Leander voters showed Saturday that change is something they “absolutely crave,” said Troy Hill, one of the mayoral candidates who is headed to a runoff election.
Hill will again face Vic Villarreal in the runoff June 16.
“I think that the race going forward will be a choice between the status quo and failed city policies of the past,” Hill said. He received 991 votes, or 42 percent. Villarreal got 743 votes or 32 percent.
“This election is now about proven results, vision and leadership,” said Villarreal. “As the former chairman of ACC and former mayor pro tem, I look forward to creating jobs and business opportunities in Leander.”
The third candidate for mayor, Adam Benefield, received 597 votes or 26 percent of the vote.
Hill, 56, is a technology salesman who is serving his first term on the City Council. Villarreal, 45, is a former two-term City Council member who last sat on the council in 2009 and is a professor at Strayer University, an online college.
In the three City Council races, incumbent Michelle Stephenson was re-elected to serve her second term on Place 2, while newcomers Christine Sederquist and Marci Cannon also won positions on the council for Place 4 and Place 6, respectively.
Stephenson had 1,527 votes, or 70 percent. Her opponent, Philip Contatore, received 666 votes, or 30 percent.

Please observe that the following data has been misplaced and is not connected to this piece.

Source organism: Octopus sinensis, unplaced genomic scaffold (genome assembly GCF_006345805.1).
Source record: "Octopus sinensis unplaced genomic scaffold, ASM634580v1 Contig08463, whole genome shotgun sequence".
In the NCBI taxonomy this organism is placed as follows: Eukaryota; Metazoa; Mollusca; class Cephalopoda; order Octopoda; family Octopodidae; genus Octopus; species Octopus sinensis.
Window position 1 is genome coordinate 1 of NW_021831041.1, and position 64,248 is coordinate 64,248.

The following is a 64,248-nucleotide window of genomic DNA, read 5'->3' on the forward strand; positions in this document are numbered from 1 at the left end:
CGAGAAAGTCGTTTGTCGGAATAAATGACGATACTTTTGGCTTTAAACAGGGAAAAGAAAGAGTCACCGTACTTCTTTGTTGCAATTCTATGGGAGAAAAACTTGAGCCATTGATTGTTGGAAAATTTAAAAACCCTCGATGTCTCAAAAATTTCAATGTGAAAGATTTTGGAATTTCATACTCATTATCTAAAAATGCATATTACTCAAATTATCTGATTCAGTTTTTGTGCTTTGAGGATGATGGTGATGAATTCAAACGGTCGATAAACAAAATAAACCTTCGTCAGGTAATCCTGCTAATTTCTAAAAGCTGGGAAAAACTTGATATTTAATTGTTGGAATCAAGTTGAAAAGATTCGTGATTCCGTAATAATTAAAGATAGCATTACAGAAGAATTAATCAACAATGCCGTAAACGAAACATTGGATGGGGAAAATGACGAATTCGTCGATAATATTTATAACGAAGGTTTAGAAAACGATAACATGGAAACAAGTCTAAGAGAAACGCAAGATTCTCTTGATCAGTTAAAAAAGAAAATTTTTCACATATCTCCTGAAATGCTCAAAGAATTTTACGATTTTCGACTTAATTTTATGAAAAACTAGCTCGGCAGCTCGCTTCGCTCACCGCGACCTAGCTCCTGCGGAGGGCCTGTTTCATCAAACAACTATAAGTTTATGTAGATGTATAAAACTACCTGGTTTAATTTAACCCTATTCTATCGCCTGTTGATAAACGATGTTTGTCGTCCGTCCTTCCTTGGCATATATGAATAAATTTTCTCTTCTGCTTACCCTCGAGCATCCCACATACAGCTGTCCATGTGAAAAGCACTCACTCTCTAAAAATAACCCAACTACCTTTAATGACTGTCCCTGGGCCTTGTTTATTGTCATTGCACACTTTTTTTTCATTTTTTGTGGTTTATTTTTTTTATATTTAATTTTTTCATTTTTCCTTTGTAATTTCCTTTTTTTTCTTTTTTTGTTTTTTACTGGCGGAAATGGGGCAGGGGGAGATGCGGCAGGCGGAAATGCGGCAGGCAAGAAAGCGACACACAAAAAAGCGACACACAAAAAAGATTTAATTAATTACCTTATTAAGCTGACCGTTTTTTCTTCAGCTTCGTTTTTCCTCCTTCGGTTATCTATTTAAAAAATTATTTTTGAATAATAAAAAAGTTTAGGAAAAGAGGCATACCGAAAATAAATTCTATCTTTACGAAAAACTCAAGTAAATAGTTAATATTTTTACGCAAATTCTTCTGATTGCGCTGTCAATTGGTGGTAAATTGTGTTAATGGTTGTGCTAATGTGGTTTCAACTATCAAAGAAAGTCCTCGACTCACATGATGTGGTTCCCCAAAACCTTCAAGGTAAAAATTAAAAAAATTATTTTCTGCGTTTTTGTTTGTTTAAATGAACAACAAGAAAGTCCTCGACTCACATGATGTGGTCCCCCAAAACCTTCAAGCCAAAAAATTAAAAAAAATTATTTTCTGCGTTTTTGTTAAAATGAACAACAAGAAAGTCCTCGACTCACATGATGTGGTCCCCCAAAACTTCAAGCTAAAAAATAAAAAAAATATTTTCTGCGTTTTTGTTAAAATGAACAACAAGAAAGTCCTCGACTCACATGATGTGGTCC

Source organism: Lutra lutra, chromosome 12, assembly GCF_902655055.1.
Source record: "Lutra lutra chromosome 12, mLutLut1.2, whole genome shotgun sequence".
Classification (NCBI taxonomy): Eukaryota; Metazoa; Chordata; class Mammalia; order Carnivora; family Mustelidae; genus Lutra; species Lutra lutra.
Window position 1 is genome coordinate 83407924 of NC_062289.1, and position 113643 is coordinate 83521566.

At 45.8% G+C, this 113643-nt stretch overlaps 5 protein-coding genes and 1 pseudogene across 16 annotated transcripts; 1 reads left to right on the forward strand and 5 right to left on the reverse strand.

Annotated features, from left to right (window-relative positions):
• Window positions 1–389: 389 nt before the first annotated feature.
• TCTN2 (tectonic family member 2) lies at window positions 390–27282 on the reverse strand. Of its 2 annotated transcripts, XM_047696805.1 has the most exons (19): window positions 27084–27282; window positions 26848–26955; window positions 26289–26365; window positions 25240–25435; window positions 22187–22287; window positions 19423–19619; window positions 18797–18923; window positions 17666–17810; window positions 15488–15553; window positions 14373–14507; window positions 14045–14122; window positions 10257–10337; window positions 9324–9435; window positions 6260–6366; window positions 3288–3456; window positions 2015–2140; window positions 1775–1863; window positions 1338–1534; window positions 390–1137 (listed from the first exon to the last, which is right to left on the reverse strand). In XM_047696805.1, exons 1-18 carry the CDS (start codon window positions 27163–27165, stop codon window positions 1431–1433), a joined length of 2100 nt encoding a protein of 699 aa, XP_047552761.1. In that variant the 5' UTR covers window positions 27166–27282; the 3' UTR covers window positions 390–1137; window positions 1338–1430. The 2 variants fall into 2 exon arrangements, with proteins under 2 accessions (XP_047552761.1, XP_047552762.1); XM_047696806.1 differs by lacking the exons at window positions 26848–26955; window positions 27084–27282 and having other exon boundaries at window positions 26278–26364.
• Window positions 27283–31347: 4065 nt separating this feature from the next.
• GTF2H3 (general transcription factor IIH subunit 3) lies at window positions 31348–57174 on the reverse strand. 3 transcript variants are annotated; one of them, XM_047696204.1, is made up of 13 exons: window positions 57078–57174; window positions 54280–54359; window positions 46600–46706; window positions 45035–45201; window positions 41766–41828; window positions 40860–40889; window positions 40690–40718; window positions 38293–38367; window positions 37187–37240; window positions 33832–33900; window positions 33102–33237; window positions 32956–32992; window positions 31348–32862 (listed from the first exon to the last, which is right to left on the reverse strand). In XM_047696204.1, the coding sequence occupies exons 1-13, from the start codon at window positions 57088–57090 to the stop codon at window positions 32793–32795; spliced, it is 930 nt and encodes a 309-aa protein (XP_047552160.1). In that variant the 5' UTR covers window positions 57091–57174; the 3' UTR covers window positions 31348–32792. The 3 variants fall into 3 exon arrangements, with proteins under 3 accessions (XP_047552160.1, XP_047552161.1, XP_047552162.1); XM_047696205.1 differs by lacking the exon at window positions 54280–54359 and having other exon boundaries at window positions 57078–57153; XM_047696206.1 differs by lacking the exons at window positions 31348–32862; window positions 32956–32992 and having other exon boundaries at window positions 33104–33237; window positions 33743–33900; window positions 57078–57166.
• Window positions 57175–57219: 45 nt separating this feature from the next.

Sederquist won a council seat with 1,399 votes, or 63 percent, to incumbent Ron Abruzzesse’s 824 votes, good for 37 percent.
Marci Cannon won the Place 6 seat with 1,105 votes, or 51 percent. She defeated Marshall Hines, who got 710 votes, or 32 percent, and Derek Levisay who finished third with 368 votes, or 17 percent.
Stephenson, a 54-year-old homemaker, has served one term on the council. Sederquist, 36, is a stay-at-home mom with many years of volunteer experience in the community. Cannon, 47, is a commercial real estate agent.
Seven of the eight propositions on the ballot were approved Saturday. The only one that failed, Proposition C, lost by a margin of 51.3 percent to 48.7. The proposition would have extended the time the city can use the same auditor from three to five years.